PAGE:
The dazzling colours of the cloth
Today’s post includes an excerpt of something I am writing. It is relevant to recent posts and yesterday’s excerpt on patriarchy. It slightly touches upon agency and circumstances, the underlying religious or political ideologies, and the socio-economic systems these support or reflect. Patriarchy is a structure that was never meant to support connectedness, egalitarian relationships or equal opportunities. It permeates many religious, political, health, educational, employment, relational and familial contexts.
(Excerpt from a longer thread)
‘…… People are made redundant because of the way economies are set up and they receive poor health care because of the nature of the existing care system policies. Women are paid less or fired first because of inequity at the work place. Since, it is not possible to live in a vacuum, the laws of nature and societal realities impact all aspects of our life to a varying degree. Thus, the agency we exert is dependent on external and internal factors……. Exteriority and interiority are always locked in a dance…….. In my early twenties I worked at the conveyor belt of a pharmaceutical factory putting pills in containers. After a while I was asked to move to a different department, which was separated from the big ground floor area by glass because it was toxic. A group of women worked around a long table, some of them wearing medical masks. When I initially got hired I had been asked if I wanted to work in that department because the pay was higher. I had turned down the offer bearing in mind my early asthma history. One Friday afternoon before leaving I was summoned by the supervisor, who told me I would be working in the glassed section starting on Monday. Seeing my disappointment he gave me a pat on the shoulder and said I should be glad I would be earning more money. I looked at the women through the glass panels. They seemed to be doing fine. On my first day I observed that despite the focus that counting pills into containers required, working around a table supported a constant flow of story telling…. Working at a conveyor belt was different. One was immersed in fast counting and packing. Hand movements became automated, but the counting didn’t leave room for reverie and mind wandering. There wasn’t much interaction with others. I had thought it might be okay after all. But it did not take long for breathing and allergy type symptoms to appear. I found that my scope of agency within that context was limited to two choices. I could quit or keep working and get sick.……..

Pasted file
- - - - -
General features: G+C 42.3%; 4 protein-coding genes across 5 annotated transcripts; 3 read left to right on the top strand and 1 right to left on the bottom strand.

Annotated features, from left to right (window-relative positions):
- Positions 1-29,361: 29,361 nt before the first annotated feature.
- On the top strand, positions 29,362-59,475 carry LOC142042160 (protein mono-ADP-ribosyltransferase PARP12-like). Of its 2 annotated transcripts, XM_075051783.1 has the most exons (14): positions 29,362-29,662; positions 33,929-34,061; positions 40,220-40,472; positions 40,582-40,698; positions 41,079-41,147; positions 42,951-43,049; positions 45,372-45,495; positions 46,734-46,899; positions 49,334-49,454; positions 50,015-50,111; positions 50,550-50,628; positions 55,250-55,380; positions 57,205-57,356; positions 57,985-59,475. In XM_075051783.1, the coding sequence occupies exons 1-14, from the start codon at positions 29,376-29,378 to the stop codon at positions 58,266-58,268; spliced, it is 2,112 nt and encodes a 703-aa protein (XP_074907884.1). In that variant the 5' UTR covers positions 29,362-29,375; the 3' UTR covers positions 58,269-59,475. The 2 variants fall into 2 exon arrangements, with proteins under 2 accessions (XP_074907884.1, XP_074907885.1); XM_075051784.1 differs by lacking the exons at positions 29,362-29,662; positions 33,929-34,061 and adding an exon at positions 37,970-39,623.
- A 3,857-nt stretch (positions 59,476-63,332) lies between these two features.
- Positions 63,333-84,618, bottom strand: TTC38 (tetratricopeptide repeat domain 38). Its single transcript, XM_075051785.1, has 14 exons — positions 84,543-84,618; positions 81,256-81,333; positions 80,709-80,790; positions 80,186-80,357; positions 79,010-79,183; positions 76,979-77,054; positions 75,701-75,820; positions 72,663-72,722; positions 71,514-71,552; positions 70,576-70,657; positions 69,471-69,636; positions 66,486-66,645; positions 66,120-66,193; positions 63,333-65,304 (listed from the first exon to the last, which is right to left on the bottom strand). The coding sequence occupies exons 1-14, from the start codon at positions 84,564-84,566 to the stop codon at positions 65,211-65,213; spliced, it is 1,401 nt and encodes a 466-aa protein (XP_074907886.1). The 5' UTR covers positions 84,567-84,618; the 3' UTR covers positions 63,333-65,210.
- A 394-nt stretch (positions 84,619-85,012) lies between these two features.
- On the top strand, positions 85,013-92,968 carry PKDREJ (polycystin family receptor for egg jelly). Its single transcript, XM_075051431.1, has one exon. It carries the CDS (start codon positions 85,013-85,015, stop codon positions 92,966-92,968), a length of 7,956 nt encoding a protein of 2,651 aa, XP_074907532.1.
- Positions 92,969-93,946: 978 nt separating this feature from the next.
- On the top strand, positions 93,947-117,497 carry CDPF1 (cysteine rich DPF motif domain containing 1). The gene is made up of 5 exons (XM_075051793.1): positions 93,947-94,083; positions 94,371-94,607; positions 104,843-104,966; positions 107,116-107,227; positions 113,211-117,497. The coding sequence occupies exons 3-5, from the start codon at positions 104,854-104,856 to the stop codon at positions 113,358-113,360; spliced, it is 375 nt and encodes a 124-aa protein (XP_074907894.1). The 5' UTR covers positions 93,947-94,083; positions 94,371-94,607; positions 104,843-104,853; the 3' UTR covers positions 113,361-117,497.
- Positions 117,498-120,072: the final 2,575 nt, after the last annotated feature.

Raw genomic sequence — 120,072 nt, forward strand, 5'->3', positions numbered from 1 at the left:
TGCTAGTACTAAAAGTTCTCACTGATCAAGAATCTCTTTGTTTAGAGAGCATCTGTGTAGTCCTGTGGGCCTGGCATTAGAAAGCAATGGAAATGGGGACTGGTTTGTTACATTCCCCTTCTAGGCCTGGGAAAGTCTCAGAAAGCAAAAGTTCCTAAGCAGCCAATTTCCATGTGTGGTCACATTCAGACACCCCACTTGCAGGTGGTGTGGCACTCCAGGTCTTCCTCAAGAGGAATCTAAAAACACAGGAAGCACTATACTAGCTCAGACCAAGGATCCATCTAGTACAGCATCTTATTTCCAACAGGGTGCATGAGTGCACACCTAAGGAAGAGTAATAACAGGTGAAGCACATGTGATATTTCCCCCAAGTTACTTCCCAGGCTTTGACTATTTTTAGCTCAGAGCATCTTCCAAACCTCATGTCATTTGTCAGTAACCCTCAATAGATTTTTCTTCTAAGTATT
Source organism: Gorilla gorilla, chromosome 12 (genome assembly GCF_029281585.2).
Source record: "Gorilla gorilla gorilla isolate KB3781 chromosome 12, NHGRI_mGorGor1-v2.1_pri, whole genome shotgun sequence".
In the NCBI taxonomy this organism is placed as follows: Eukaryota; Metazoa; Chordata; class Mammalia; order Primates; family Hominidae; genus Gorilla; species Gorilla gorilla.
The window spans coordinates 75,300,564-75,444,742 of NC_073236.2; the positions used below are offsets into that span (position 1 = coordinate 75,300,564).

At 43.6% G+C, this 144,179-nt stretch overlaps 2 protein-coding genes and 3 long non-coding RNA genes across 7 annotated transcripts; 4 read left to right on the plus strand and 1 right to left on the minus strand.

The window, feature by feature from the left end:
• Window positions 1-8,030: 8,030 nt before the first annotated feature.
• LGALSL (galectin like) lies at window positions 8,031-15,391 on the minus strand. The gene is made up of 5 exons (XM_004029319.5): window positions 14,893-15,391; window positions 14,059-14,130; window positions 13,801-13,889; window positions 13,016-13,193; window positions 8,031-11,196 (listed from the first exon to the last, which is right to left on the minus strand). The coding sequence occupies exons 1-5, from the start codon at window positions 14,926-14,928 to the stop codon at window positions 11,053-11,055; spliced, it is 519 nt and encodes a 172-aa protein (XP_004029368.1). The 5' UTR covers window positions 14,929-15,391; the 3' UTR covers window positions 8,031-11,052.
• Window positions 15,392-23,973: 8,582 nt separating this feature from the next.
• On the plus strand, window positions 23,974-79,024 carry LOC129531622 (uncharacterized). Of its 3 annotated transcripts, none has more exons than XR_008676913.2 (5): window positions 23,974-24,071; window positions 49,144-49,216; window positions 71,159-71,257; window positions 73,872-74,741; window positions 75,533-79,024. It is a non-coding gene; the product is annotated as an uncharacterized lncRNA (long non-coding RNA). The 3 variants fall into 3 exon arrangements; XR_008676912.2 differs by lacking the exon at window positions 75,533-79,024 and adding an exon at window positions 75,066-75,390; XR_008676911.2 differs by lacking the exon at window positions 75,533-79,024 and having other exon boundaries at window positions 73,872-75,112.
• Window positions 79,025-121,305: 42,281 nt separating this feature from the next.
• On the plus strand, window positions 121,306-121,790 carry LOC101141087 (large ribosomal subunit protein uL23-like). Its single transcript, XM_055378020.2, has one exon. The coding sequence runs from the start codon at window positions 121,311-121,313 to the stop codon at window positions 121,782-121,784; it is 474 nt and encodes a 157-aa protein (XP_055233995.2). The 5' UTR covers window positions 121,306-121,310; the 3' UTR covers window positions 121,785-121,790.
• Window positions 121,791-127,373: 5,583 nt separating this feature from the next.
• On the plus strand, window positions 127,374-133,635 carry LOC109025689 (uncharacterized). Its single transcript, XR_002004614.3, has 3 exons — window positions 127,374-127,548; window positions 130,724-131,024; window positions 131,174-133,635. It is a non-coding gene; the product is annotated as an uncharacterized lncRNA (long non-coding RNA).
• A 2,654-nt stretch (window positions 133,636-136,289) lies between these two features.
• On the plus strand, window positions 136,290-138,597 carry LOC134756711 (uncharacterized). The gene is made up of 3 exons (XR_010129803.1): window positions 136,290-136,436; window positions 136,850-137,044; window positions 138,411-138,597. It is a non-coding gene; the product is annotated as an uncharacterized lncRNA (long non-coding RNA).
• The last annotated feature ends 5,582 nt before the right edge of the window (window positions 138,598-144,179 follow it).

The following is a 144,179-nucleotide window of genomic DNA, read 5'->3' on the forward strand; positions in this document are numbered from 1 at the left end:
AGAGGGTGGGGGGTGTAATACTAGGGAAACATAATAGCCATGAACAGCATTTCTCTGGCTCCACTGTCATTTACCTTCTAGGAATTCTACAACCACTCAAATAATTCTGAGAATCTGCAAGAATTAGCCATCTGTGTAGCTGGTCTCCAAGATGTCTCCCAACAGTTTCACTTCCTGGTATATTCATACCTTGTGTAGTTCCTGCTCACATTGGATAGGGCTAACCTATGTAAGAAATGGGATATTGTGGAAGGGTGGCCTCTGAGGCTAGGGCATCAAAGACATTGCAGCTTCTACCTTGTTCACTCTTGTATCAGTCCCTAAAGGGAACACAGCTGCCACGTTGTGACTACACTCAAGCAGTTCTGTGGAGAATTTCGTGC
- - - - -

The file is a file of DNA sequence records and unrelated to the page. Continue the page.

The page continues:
This last dozen of years I have constantly faced the dilemma of questioning and breaking the silence or remaining silent. In her book, Refuge, Terry Tempest Williams writes: ‘I must question everything, even if it means losing my faith, even if it means becoming a member of a border tribe among my own people. Tolerating blind obedience in the name of patriotism or religion ultimately takes our lives.’ For me breaking the silence has brought on a lot of additional suffering, but also, the knowing that silence doesn’t always protect. Neither does it change beliefs or stop dynamics at play. One way to deepen the understanding and accelerate the waking up to the working of things is to pick up the thread of each event, injustice, loss or decision, and follow it all the way back to its origins. One is bound to observe repetition of patterns and underlying dynamics below the surface of the frozen lake. Each new realisation increases our capacity for presence. As we discern more of the threads we catch a glimpse of the breadth and the dazzling colours of the cloth.’